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John McComb

McComb, John, 1763–1853, American architect, b. New York City. He was chiefly known for the New York City Hall (1803–12), one of the finest American buildings of the postcolonial period, designed with the collaboration of Joseph Mangin, a French architect; its elegant composition was inspired by the monumental work of the mid-18th cent. in France. His other New York works include St. John's Church, Varick St. (now demolished); the facade of the old government house (built in 1790, demolished in 1815); and the fort at the Battery (begun c.1807). McComb also designed churches and public and private buildings in other places, including Alexander Hall (1815) at Princeton Theological Seminary, Queen's Building (1808–9) at Rutgers College, New Brunswick, N.J., and the Cape Henry lighthouse.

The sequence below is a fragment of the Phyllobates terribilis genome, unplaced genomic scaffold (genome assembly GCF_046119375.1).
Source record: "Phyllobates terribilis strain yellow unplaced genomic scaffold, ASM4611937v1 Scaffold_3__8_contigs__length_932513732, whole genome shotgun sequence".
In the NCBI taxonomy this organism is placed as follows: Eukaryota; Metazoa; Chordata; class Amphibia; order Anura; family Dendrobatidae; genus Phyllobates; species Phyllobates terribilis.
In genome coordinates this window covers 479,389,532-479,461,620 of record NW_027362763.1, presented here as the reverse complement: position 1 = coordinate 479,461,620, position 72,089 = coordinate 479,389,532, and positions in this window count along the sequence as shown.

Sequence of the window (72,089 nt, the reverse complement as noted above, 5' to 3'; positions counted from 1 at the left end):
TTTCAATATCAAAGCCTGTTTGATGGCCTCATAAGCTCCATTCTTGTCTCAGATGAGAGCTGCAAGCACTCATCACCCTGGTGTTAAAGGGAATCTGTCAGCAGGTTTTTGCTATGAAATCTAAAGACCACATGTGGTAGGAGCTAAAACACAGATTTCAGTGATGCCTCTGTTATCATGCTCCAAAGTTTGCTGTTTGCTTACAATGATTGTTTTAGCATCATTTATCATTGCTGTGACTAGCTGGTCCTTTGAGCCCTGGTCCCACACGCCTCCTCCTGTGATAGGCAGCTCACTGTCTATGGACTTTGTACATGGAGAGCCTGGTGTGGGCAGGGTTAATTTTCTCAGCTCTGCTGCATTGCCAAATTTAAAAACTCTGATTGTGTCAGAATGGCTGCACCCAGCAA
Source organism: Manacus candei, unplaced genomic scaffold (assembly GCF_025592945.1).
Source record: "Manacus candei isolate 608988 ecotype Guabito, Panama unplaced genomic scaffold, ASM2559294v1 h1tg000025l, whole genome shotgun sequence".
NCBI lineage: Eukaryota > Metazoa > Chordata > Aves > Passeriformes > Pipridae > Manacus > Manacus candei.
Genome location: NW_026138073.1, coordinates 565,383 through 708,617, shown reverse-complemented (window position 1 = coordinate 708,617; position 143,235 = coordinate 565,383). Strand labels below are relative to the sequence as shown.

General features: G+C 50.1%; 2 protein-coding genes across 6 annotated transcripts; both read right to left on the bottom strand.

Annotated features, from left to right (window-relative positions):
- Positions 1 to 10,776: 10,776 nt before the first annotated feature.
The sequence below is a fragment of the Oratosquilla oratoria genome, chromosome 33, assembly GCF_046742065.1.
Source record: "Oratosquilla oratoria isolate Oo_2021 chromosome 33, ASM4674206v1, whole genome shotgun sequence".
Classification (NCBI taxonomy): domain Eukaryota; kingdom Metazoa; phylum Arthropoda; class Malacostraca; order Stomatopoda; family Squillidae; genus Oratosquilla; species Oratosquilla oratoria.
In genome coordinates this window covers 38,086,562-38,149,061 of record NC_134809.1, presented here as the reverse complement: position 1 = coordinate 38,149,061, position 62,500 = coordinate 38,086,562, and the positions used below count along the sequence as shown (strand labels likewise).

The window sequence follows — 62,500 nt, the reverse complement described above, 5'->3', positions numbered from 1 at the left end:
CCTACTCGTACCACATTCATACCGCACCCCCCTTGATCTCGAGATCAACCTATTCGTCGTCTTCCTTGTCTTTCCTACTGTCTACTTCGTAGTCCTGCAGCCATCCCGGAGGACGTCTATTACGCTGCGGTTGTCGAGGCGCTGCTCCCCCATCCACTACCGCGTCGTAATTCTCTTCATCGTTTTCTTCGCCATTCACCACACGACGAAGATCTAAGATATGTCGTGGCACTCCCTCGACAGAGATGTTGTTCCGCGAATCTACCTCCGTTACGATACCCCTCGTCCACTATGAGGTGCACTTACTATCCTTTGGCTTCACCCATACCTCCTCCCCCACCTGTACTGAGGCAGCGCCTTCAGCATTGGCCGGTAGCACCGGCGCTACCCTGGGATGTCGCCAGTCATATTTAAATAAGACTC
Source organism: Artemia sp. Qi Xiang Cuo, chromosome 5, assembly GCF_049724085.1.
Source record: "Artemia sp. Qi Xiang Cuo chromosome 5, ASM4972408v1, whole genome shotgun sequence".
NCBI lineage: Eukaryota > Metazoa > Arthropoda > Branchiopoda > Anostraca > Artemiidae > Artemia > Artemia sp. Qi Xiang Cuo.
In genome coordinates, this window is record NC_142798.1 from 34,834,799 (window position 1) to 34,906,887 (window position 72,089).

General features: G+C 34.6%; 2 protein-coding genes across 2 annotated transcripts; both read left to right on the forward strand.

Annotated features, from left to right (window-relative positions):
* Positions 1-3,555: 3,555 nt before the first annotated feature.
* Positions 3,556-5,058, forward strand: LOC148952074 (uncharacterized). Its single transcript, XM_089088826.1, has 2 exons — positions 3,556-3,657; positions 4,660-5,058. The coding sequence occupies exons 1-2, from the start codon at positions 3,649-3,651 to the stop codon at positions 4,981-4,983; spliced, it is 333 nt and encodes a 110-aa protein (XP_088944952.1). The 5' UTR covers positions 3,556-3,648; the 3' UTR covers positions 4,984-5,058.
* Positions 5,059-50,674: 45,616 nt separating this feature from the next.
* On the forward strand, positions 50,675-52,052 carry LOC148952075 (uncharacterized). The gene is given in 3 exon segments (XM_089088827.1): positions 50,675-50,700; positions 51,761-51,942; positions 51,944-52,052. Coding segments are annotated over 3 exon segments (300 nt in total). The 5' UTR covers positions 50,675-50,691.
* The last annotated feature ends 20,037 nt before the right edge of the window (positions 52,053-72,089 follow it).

The Columbia Electronic Encyclopedia, 6th ed. Copyright © 2012, Columbia University Press. All rights reserved.

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